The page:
The GeForce GTX 1080 Ti is the latest addition in Nvidia’s lineup of high-end gaming GPUs, but here we are more interested in another aspect for using these video cards – crypto mining. Tomorrow, March 10th, the sales of the new Nvidia GeForce GTX 1080 Ti should start priced at $699 USD, though initially there will be only Founders Edition models only with availability of non-reference designs expected to start showing for sale in April. The GeForce GTX 1080 Ti is based on GDDR5X memory clocked at 11 GHz, so the memory timings might not be the best for memory-based crypto algorithms, but the serious number of CUDA cores is there to compensate in terms of performance. Do note that the TDP of the new cards is set at 250W, though we expect that you should be able to lower the Power Limit a bit and get a better results than at stock settings.
Nvidia GeForce GTX 1080 Ti Specifications:
– Graphics Processing Clusters: 6
– Streaming Multiprocessors: 28
– CUDA Cores (single precision): 3584
– Texture Units: 224
– ROP Units: 88
– Base Clock: 1480 MHz
– Boost Clock: 1582 MHz
– Memory Clock: 5505 MHz
– Memory Data Rate: 11 Gbps
– L2 Cache Size: 2816K
– Total Video Memory: 11264MB GDDR5X
– Memory Interface: 352-bit
– Total Memory Bandwidth: 484 GB/s
– Texture Rate (Bilinear): 331.5 GigaTexels/sec
– Fabrication Process: 16 nm
– Transistor Count: 12 Billion
– Connectors: 3 x DisplayPort, 1 x HDMI
– Form Factor: Dual Slot
– Power Connectors: One 6-pin, One 8-pin
– Recommended Power Supply: 600 Watts
– Thermal Design Power (TDP): 250 Watts
– Thermal Threshold: 91° C
We have managed to do some quick testing of the new GTX 1080 Ti and the results do seem promising. Starting with the currently more profitable algorithms on NiceHash and benchmarking with their NiceHash Miner that uses various fast performing miners (the miner used is noted after the algorithm). Not all of the latest and highest performing miners may be included, so we also ran some additional tests using the Claymore ETH miner that managed to provide a stable hashrate of about 31.8 MHS with stock settings of the card as well as the latest EWBF CUDA miner that managed to squeeze a bit more at about 625 H/s from the GTX 1080 Ti.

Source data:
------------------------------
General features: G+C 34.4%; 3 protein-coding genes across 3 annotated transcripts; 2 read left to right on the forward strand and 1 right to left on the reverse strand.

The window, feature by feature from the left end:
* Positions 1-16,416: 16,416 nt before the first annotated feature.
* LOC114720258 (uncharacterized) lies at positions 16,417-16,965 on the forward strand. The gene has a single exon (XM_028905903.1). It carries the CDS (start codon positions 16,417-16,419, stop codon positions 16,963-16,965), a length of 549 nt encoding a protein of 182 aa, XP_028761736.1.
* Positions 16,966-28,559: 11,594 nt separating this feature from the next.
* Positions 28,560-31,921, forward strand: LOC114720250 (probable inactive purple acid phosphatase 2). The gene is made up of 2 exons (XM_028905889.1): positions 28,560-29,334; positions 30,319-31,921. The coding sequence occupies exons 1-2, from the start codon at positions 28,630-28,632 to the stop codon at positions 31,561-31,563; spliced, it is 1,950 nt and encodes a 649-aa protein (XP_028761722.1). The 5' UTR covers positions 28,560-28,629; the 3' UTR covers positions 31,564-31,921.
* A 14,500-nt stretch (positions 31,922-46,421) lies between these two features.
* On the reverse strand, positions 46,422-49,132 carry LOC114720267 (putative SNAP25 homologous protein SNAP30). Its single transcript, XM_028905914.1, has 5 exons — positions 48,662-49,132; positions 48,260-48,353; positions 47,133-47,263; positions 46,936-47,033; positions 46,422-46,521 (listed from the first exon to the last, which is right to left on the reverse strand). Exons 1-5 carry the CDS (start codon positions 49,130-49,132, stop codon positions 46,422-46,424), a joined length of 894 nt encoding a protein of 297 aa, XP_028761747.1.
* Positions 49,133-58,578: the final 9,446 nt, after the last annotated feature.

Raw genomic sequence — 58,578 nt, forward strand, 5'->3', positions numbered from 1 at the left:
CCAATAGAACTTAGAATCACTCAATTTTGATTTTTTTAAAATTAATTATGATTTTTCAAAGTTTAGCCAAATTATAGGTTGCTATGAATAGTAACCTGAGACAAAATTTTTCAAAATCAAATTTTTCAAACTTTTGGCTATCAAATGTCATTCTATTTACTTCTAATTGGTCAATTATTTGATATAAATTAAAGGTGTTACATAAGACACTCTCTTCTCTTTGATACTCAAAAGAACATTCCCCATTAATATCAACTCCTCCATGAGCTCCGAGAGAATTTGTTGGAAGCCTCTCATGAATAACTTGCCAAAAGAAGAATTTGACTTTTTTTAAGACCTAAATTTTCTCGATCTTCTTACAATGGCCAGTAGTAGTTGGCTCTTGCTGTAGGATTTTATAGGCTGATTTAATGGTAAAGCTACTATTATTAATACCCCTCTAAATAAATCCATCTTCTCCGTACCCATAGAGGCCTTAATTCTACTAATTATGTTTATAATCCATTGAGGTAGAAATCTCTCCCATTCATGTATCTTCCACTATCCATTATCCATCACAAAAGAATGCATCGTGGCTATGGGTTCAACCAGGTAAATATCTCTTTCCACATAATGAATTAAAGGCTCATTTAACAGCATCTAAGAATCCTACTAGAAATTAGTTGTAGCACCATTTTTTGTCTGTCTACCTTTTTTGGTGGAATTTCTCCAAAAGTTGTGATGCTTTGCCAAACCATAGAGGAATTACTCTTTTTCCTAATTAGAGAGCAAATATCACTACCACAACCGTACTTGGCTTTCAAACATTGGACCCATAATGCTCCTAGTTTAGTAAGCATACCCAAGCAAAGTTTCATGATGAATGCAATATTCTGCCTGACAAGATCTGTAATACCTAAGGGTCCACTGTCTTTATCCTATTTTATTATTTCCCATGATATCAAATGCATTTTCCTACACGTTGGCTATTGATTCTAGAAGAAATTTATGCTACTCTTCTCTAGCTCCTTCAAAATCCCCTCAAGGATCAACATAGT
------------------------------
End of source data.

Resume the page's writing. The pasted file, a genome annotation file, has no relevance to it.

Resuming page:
You can use these numbers as a reference, including the expected daily profitability if selling the hashrate form a GTX 1080 Ti on NiceHash that their miner also reports. Hopefully we are going to be able to run some more benchmarks in the next couple of days and play around to see what the GPU is capable in terms of overclocking, though with the pretty high boost frequency and a TDP of 250W you should not be expecting a lot more at least from the Founders Edition version that is launching first. Do note that properly powering and cooling six of these GPUs in a mining rig is not going to be as easy as with GTX 1070 Founders Edition for example that consume much less power and are a much more popular choice by miners using Nvidia GPUs.
Do note that with the launch of the GTX 1080 Ti, Nvidia is also going to have a new pricing for the GeForce GTX 1080 Founders Edition and GeForce GTX 1080 partner boards that will get a bit more cheaper. There is no word on reducing the prices of the GTX 1070 as well however. Furthermore two new models with higher clocked video memory should be available soon, the GeForce GTX 1080 with 11 Gbps along with the already available 10 Gbps model as well as GeForce GTX 1060 9 Gbps along the already available 8 Gbps versions. The faster memory variants might be of interest especially for the miners that are into mining crypto currencies based on algorithms that are more memory dependent such as ZEC or ETH for example.